Know stages of growth and development throughout the human lifespan
Understand potential effects of life factors and events on the development of the individual
Date issued 03.11.14
A description of the physical, intellectual, emotional and social development for each life stage.
A discussion on the nature-nurture debate In relation to development.
An evaluation on how nature and nurture may affect the physical, intellectual, emotional and social development of two stages of development.
This fact file will describe the physical, intellectual, emotional and social development for each of the life stages of an individual; it will also include a discussion on the nature-nurture debate in relation to the development of an individual. Finally it will give an evaluation on how nature and nurture may affect the physical, intellectual, emotional and social development of two life stages of the development of an individual.
Description of physical, intellectual, emotional and social development for each life stage Development is an increase in skills, abilities and emotions.
Physical development is the way the body increases in height and weight during a person’s lifetime.
Intellectual development is the way an individual’s ability to use language develops. It’s sometimes called cognitive development.
Emotional development is the way in which a person learns to understand their feelings and other peoples too.
Social development is when a person gradually learns how to get on with other people.
In your lifetime you go through six life stages, these are conception and pregnancy, birth and infancy, childhood, adolescents, adulthood and older adulthood.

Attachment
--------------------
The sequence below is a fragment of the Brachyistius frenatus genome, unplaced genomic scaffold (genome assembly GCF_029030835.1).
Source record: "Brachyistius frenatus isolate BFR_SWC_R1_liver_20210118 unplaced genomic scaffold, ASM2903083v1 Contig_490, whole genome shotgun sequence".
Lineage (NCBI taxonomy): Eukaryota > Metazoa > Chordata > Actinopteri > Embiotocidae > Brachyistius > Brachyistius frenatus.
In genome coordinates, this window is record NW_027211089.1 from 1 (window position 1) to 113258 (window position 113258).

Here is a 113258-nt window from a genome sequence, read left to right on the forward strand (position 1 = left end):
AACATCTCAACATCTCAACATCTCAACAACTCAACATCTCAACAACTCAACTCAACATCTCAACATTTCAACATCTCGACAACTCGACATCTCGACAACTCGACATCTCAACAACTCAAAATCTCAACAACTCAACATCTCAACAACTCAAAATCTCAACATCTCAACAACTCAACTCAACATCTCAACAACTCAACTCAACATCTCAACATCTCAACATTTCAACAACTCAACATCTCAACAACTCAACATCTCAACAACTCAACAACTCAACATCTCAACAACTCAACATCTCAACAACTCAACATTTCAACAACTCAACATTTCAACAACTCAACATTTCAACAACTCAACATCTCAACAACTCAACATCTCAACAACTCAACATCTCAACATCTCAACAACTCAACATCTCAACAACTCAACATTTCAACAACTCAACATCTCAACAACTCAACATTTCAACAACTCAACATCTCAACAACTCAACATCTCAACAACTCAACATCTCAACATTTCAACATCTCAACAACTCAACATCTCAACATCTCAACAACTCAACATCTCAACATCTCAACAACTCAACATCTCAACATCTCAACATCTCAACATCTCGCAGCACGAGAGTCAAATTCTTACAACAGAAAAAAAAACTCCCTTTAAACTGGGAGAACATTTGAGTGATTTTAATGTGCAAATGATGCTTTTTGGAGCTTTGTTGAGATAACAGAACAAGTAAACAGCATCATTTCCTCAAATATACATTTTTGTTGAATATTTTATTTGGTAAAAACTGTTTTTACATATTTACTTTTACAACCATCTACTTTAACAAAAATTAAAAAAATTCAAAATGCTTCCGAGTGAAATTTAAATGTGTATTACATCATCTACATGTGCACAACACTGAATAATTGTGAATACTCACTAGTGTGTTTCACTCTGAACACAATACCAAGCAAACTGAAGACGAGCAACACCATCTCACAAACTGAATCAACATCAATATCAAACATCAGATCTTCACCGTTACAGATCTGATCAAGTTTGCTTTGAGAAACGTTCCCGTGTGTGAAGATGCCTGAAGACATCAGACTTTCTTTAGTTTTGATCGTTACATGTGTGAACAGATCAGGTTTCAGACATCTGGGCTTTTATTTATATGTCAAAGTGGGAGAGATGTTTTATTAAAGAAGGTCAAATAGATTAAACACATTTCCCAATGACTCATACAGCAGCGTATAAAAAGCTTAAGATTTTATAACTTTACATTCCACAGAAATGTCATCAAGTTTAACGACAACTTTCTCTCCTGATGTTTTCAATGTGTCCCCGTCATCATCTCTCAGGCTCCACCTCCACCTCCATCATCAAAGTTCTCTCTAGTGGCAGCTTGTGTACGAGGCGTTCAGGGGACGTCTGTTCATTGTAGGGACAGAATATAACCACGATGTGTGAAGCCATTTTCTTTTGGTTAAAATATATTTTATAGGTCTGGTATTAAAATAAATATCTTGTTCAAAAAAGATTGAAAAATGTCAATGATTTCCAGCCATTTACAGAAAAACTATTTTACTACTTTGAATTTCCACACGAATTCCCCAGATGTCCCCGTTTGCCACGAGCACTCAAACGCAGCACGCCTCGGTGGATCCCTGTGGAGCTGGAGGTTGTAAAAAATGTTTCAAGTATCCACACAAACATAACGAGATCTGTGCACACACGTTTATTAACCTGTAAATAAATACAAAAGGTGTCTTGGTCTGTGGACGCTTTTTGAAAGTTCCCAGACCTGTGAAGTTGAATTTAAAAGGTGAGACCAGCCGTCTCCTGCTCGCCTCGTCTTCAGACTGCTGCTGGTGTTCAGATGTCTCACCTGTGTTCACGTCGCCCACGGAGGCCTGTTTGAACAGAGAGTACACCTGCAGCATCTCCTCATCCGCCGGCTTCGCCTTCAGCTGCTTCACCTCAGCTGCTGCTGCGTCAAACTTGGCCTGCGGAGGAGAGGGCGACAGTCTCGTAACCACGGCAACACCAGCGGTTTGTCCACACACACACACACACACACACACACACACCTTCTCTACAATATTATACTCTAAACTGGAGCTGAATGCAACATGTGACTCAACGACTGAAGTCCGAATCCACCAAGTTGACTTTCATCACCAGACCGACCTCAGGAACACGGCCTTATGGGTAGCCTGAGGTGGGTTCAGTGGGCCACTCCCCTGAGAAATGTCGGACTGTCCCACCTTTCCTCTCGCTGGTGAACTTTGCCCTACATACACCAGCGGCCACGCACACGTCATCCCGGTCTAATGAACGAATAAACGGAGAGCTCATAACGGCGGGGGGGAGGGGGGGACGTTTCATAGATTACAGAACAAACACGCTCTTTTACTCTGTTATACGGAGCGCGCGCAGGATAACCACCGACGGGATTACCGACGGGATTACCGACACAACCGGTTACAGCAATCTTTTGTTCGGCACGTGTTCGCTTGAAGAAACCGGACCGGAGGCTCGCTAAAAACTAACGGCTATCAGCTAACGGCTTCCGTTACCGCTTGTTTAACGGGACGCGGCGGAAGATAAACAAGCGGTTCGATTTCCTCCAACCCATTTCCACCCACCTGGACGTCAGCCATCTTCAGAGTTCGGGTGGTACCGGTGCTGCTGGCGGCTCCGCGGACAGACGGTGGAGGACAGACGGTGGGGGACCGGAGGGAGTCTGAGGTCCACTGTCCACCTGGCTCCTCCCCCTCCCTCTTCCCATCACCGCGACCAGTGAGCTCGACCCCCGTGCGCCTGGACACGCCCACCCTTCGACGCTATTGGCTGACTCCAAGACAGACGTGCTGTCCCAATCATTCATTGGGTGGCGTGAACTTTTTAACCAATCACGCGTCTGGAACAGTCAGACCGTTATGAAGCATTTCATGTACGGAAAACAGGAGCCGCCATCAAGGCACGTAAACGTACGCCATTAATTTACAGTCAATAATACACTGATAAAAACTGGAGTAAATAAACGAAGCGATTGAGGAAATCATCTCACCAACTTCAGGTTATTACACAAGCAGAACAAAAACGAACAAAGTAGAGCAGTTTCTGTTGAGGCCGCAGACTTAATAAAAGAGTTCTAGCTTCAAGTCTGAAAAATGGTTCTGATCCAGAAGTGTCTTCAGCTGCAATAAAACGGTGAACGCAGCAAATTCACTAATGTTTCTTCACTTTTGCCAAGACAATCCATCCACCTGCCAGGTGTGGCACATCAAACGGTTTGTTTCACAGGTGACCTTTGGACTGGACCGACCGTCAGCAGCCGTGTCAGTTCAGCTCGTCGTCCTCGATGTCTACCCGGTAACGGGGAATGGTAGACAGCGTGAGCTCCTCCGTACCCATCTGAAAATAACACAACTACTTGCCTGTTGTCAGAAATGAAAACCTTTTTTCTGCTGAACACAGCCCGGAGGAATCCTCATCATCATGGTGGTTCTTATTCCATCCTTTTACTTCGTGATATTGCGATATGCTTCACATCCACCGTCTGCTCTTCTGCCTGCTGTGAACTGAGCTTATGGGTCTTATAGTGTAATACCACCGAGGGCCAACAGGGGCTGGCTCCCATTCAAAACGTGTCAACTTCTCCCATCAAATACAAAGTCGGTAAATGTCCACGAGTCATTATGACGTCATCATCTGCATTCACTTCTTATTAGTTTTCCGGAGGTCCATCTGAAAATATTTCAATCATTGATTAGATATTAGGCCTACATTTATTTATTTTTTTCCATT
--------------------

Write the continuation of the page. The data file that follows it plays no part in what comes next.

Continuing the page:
The first stage (conception and pregnancy):
Human life begins with conception. A woman is born with the same amount of eggs they will ever have throughout their life, when they are gone is when menopause takes place. There are only thirty days in a year a woman can become pregnant. The father on the other hand would have had is testicles developed immediately after birth, they are made up by his kidneys. They move into the scrotum they travel through their inguinal canal. The male also has what is called andropause which is the male equivalent to menopause, this happens when a man’s testosterone levels start to fall. The mother and fathers lifestyle is very important before, during and after conception, the baby feeds from the mother so whatever she does to herself she is doing to the baby also. A woman would usually only produce one ova per month, this would happen about two weeks after her last menstrual period. The ova would travel from her ovaries and through the fallopian tube and towards the uterus, this is when the ova is fertilised. Each time a man ejaculates over five hundred million sperms are released to increase risk of pregnancy, but it only takes one sperm to fertilise an ova. Most sperm only survive for about an hour after ejaculation; they may also die before an hour due to the acidic wall inside the vagina that kills sperm. Sperm are the cells that make up the males half of the DNA and the semen is the liquid that carries the nutrients. Conception is also known as zygote. After two or three days it is about the size of a pin head. The cells divide and double and travel down to the uterus, this normally takes around 4 days. After three or four days it is fertilised and becomes an embryo. It is attached to the wall of the uterus by the placenta. The placenta acts as the liver and heart, the lungs and the kidney, its job is to secrete erythropoietin and urine, it filters the blood and regulates electrolytes. The foetus swallows around half a cup of amniotic fluid a day, and its heart beats about 120 times a minute. There are around 100 million sexual acts a day, and 400,000 babies born.
The transformations throughout the nine months take place